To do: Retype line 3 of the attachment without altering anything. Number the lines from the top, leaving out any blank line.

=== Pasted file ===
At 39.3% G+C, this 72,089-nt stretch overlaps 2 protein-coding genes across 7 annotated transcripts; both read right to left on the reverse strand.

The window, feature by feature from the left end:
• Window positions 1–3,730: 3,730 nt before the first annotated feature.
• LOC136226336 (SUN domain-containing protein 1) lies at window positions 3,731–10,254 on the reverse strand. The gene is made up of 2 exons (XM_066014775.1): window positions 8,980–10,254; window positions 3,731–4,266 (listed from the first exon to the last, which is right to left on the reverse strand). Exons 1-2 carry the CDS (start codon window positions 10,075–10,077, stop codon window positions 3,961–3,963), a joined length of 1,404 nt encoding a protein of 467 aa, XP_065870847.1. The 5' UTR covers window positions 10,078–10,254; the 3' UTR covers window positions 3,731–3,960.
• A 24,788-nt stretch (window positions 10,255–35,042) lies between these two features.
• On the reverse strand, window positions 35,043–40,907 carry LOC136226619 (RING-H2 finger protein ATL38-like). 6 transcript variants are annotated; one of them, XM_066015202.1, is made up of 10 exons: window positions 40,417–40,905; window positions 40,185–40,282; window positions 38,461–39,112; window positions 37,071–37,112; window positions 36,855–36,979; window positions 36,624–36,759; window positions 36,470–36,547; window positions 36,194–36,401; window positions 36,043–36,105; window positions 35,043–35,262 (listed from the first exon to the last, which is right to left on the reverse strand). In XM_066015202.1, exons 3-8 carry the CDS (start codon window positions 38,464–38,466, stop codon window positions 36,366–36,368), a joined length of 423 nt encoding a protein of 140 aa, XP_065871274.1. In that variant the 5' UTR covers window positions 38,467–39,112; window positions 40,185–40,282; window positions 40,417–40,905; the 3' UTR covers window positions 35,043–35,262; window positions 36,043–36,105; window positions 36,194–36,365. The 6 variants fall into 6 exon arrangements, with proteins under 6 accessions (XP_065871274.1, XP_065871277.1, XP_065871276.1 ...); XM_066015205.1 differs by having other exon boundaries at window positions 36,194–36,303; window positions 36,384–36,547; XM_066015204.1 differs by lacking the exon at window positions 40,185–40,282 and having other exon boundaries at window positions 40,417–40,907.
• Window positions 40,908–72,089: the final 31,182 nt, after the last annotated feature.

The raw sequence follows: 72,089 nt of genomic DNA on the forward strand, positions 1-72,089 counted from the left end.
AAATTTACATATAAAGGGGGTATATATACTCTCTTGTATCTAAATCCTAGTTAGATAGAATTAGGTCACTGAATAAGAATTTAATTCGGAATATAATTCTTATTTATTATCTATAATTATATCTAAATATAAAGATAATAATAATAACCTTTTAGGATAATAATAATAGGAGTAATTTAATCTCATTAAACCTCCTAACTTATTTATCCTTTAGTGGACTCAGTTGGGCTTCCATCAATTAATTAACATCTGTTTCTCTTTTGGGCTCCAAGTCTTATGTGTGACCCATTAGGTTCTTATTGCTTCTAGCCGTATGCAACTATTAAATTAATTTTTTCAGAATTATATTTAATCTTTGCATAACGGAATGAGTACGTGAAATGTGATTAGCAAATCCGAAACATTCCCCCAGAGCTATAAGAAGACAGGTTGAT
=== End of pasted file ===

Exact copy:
• Window positions 1–3,730: 3,730 nt before the first annotated feature.